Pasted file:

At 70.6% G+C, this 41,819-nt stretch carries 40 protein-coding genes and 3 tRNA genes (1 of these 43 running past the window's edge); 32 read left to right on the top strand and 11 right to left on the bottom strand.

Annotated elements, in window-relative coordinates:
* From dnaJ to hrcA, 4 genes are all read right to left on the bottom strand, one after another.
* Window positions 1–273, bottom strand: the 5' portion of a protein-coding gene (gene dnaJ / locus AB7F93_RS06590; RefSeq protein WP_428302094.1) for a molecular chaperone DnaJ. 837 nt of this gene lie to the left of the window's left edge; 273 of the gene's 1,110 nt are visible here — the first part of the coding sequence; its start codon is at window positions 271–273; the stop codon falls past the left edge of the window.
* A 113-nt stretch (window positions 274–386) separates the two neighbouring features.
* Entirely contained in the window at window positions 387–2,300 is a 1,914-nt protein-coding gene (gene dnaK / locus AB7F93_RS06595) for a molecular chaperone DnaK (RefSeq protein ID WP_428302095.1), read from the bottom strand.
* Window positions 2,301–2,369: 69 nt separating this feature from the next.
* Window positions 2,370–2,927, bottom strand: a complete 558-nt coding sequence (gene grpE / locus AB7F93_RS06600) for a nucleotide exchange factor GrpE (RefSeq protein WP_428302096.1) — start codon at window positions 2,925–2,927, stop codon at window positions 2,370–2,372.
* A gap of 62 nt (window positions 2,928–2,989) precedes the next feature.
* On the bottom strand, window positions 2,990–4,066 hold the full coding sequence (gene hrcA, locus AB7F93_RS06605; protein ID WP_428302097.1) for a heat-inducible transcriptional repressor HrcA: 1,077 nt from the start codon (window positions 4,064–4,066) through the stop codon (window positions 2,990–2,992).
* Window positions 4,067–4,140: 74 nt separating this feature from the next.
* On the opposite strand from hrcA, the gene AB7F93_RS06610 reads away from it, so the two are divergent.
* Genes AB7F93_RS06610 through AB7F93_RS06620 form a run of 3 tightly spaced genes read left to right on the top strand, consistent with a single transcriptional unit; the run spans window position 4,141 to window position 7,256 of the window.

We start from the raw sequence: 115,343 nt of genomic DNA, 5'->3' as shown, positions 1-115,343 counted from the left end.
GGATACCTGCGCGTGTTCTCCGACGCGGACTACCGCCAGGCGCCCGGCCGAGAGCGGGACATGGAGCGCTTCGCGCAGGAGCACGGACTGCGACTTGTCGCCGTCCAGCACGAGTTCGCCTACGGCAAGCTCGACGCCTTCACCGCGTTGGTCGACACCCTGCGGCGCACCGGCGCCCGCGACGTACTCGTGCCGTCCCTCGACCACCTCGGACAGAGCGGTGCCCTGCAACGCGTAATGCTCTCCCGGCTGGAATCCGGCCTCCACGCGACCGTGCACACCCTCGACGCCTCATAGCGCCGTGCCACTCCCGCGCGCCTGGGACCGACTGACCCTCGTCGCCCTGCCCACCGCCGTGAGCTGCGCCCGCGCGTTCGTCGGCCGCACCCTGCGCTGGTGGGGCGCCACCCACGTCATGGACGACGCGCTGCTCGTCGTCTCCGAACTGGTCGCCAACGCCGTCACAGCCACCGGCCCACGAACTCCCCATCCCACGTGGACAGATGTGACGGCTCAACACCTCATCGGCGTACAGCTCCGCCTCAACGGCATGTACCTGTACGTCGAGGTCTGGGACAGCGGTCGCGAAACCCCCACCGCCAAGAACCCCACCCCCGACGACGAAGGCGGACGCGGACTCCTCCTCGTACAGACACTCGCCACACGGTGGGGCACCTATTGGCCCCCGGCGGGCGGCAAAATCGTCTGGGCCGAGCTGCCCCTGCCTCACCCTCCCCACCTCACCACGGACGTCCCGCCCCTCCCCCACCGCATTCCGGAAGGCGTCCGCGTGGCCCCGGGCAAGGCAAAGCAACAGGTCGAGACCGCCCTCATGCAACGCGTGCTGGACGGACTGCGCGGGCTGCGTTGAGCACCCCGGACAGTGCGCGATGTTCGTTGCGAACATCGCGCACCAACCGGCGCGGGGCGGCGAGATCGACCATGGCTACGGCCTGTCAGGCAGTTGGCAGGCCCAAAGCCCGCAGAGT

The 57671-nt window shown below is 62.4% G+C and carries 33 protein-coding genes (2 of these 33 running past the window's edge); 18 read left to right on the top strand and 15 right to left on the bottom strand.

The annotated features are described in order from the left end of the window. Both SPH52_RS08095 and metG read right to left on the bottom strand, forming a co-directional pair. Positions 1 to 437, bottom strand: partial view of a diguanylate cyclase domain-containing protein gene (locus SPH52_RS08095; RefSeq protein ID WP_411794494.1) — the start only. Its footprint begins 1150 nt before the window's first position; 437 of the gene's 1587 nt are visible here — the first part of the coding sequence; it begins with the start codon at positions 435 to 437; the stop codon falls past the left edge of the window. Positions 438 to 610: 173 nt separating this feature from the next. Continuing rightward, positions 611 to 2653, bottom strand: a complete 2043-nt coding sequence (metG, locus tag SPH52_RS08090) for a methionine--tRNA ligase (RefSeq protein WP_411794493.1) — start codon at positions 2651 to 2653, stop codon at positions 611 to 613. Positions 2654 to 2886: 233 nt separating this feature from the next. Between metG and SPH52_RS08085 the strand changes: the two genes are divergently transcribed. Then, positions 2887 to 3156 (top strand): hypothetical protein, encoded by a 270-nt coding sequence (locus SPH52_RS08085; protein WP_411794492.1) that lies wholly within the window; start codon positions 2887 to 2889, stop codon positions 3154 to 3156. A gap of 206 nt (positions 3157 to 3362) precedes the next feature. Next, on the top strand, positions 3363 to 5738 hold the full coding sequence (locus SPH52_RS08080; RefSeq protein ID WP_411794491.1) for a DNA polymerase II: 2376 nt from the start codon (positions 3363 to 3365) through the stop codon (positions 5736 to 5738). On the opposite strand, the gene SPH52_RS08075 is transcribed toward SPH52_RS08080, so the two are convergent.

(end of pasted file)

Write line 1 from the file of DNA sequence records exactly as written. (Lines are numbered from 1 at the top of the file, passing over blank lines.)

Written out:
At 70.6% G+C, this 41,819-nt stretch carries 40 protein-coding genes and 3 tRNA genes (1 of these 43 running past the window's edge); 32 read left to right on the top strand and 11 right to left on the bottom strand.